Kilgore council postpones water deal
June 10, 2014 at 10 p.m.
KILGORE - Concern from the body's two newest members prompted the Kilgore City Council to postpone a vote Tuesday to buy water from Longview and provide water to an I-20 industrial park.
At the recommendation of Councilman Harvey McClendon, the council agreed to meet June 19 for a workshop on the proposal and then vote again at the next council meeting June 24.
"Could we not come back … and meet again for a workshop on this alone with information from Longview and KEDC? ... I am for it, but at this point after working on it for 2 or 2 years, I don't see the ultimate urgency in doing it today as opposed to doing it two weeks from today if there is some hesitancy," McClendon said after a lengthy discussion about the proposal.
Councilwomen Lori Weatherford and Merlyn Holmes said they had too many questions to allow them to vote for the wide-reaching proposal. The plan would include Longview giving up land south of the Sabine River, making Kilgore a customer of Longview water and allowing Kilgore to serve the River Bend Business Center and Industrial Park at Texas 31 and Interstate 20.
The women were elected in May.
"If I vote on it tonight, I am going to vote no, just because I don't have all these things answered, and I don't want to vote no," Weatherford said.
After a Kilgore resident was not allowed to speak on the issue during the meeting, Weatherford said it is important that the workshop scheduled for 5:30 p.m. on June 19 let residents voice their opinions on the deal.
"If we are going to do the workshop, make sure that people know about it and make sure that people know they can actually come and actually converse with us," Weatherford said.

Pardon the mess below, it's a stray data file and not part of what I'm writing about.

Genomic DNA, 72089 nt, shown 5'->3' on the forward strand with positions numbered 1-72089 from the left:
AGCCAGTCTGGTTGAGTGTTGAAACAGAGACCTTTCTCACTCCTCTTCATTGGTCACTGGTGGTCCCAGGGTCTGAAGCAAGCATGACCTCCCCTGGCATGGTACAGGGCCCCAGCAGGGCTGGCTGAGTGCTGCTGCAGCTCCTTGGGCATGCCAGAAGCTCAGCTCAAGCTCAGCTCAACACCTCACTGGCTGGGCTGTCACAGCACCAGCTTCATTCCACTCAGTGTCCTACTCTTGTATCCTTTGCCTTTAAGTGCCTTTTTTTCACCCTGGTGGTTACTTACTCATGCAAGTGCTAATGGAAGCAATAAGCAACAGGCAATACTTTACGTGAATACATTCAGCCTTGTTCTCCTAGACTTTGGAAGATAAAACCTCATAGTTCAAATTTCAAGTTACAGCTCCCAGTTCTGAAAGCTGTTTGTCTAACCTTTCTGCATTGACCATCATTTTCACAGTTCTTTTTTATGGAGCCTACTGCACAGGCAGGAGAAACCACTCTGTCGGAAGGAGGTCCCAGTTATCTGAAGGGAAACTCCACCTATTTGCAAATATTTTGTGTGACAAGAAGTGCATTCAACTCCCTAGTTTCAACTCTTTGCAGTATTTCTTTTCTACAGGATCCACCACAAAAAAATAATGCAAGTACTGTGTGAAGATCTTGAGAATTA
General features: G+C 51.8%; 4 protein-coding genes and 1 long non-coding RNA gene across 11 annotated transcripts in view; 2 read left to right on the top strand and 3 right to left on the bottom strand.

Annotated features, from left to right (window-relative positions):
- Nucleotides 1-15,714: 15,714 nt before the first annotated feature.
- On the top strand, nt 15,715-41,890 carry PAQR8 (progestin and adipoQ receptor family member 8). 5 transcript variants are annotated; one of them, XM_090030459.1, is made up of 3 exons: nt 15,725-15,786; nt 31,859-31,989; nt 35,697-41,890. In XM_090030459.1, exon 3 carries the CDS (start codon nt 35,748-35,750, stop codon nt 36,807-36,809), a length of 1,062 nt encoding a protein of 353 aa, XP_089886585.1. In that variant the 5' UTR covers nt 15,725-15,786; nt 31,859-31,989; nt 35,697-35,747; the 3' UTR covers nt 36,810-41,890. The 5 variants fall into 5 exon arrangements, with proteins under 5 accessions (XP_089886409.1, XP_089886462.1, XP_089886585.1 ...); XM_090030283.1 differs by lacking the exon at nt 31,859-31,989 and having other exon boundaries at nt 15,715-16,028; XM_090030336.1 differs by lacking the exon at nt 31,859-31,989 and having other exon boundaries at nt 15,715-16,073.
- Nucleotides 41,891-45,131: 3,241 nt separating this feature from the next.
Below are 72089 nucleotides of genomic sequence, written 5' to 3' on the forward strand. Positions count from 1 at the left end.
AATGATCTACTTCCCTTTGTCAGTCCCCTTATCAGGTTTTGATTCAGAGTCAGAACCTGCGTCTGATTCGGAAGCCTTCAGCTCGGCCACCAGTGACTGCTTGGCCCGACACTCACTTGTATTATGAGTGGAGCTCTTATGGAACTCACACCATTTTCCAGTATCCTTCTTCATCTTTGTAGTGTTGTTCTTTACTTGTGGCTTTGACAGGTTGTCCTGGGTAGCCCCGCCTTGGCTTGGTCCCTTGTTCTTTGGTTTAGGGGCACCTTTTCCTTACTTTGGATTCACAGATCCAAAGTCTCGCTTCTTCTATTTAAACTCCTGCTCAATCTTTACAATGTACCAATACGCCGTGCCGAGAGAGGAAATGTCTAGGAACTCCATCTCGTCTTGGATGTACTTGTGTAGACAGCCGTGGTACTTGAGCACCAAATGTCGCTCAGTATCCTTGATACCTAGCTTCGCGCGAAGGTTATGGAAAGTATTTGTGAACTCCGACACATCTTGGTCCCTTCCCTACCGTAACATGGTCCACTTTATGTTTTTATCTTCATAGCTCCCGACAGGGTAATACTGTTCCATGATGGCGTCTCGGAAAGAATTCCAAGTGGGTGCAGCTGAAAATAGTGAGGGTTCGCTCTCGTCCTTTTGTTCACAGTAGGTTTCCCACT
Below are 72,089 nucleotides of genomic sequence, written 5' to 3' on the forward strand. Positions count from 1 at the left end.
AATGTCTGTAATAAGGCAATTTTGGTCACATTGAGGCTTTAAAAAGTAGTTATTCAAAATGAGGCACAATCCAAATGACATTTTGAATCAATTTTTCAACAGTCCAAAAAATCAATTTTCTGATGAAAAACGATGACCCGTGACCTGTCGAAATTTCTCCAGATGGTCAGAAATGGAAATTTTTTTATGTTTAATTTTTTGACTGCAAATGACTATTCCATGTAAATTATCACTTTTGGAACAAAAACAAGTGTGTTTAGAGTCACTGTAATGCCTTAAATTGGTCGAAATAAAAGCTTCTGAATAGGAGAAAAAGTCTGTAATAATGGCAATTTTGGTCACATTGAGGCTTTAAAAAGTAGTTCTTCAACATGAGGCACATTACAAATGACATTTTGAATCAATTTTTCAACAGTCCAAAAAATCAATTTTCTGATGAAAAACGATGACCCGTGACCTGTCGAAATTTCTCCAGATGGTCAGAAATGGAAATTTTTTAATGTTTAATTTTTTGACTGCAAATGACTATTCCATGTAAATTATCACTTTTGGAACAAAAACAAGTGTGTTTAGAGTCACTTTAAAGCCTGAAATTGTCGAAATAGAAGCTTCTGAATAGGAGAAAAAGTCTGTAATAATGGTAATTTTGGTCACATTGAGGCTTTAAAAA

She said she supports the measure but needs more information for herself and Kilgore residents.
Holmes voiced the greatest caution about the project.
"Because we are new, we are not privy to all this past information … and I am not seeing it on paper, and I do not have the warm and fuzzies. I want to see it … I need to know that I feel good about it, and right now I am not feeling good about it. I just have too many questions," Holmes said.
She added during discussion that she felt she was getting the proposal "piecemeal" and was concerned the about $7.4 million project, which may be paid for without raising taxes, could lead to other expenditures, including revamping the wastewater treatment facility.
Councilman Neil Barr and Mayor Ronnie Spradlin voiced their support of the measure and warned that they did not want to be a City Council that let the opportunity pass them by.
The plan, in addition to providing developable land and more property taxes, could help protect Kilgore's water interests. About 6 million gallons of Kilgore's 10 million gallons per day capacity come from the Sabine River, and another 4 million come from a water well field several miles outside the city.
A water model done by the city showed the 13,000-resident town could run out of water when the population reached 25,000.
The city would have to purchase a certificate of convenience and necessity - which allows a municipality to provide water - from the Liberty City Water Supply Corporation. The city would then lay a pipe to transport water from the city of Longview into its own system.
The proposed contract calls for Kilgore to be able to purchase up to 2 million gallons per day; however, City Manager Scott Sellers, who presented the plan Tuesday, said the city was planning to begin by drawing about 100,000 gallons a day.
The Longview City Council will consider the proposal when it meets Thursday, and the Kilgore Economic Development Corp. will consider helping to fund the project Tuesday.
In other business, Weatherford was chosen as the council representative to the Hotel Occupancy Tax Advisory Board, and Holmes was named to the Main Street Advisory Board.
The City Council also interviewed seven candidates for two seats on the Planning and Zoning Board.